Section 1997e(a) does not impose a pleading requirement, but rather, is an affirmative defense under which defendants have the burden of raising and proving the absence of exhaustion. Jones, 549 U.S. at 216; Wyatt v. Terhune, 315 F.3d 1108, 1119 (9th Cir. 2003). The failure to exhaust non-judicial administrative remedies that are not jurisdictional is subject to an unenumerated Rule 12(b) motion, rather than a summary judgment motion. Wyatt, 315 F.3d at 1119 (citing Ritza v. Int'l Longshoremen's & Warehousemen's Union, 837 F.2d 365, 368 (9th Cir. 1998) (per curiam)). In deciding a motion to dismiss for failure to exhaust administrative remedies, the Court may look beyond the pleadings and decide disputed issues of fact. Id. at 1119-20. If the Court concludes that the prisoner has failed to exhaust administrative remedies, the proper remedy is dismissal without prejudice. Id.

B. Discussion

The California Department of Corrections and Rehabilitation has an administrative grievance system for prisoner complaints. Cal. Code Regs. tit. 15, § 3084.1 (2010). At the time the grievance was filed, the process was initiated by submitting a CDC Form 602. Id. § 3084.2(a). Four levels of appeal were involved, including the informal level, first formal level, second formal level, and third formal level, also known as the "Director's Level." Id. § 3084.5. Appeals must be submitted within fifteen working days of the event being appealed, and the process is initiated by submission of the appeal to the informal level, or in some circumstances, the first formal level. Id. §§ 3084.5, 3084.6(c). In order to satisfy § 1997e(a), California state prisoners are required to use this process to exhaust their claims prior to filing suit. Woodford v. Ngo, 548 U.S. 81, 85-86 (2006); McKinney, 311 F.3d at 1199-1201. Exhaustion does not always require pursuit of an appeal through the Director's Level of Review. What is required to satisfy exhaustion is a fact specific inquiry, and may be dependent upon prison officials' response to the appeal. See Nunez v. Duncan, 591 F.3d 1217, 1224 (9th Cir. 2010) (listing examples of exceptions to exhaustion requirement from other circuits); Brown v. Valoff, 422 F.3d 926, 935-36 (9th Cir. 2005) ("[E]ntirely pointless exhaustion" not required).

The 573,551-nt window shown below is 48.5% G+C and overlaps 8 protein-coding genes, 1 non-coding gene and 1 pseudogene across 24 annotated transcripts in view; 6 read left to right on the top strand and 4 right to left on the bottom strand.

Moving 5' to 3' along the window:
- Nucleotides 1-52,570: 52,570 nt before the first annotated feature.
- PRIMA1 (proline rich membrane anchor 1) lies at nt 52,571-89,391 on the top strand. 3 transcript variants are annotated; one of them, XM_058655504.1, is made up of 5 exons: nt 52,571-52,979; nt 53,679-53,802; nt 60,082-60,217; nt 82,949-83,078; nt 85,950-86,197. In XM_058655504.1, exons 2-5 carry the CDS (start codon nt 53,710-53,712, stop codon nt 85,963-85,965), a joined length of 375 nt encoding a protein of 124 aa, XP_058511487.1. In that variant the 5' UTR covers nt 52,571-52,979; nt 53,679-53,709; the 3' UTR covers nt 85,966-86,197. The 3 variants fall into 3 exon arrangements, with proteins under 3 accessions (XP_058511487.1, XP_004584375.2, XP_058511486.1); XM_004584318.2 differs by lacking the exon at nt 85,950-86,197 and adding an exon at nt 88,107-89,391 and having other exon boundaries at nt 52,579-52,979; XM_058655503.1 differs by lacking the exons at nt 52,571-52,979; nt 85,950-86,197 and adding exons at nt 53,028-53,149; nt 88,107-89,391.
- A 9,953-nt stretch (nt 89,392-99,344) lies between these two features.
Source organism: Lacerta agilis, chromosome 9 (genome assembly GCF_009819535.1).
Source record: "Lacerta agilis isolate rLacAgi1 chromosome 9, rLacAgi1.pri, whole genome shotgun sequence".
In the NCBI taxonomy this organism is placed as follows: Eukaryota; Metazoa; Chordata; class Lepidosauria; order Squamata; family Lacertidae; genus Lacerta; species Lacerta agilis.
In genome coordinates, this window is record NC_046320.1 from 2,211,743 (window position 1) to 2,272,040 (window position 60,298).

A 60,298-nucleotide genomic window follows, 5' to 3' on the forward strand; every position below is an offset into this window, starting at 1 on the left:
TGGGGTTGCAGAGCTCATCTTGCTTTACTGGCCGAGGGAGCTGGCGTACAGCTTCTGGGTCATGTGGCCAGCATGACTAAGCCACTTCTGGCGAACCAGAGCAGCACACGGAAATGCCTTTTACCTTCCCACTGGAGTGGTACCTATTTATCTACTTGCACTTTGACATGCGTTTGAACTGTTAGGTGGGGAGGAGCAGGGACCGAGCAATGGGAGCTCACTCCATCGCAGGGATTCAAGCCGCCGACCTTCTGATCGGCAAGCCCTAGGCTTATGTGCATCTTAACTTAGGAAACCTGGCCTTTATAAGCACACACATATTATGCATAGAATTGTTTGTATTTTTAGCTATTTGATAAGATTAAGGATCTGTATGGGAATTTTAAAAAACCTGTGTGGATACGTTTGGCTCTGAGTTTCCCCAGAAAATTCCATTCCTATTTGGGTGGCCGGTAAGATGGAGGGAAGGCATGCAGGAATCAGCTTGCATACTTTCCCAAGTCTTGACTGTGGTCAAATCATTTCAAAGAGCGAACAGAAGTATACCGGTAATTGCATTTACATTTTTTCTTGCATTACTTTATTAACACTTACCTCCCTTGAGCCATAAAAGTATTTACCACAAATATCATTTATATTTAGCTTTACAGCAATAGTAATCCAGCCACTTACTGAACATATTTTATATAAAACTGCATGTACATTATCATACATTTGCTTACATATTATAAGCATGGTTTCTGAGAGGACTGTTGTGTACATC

Defendant contends that Plaintiff did not exhaust administrative remedies regarding this claim. Def,'s Mot. Dismiss 5:17-6:6, Doc. 24. Defendant contends that Plaintiff's inmate grievance No. PVSP-D-09-00245, which Plaintiff cites as his inmate grievance regarding this claim, failed to exhaust administrative remedies. Def.'s Ex. A., Doc. 35. Defendant contends that the grievance failed to "'alert[] the prison to the nature of the wrong for which redress is ...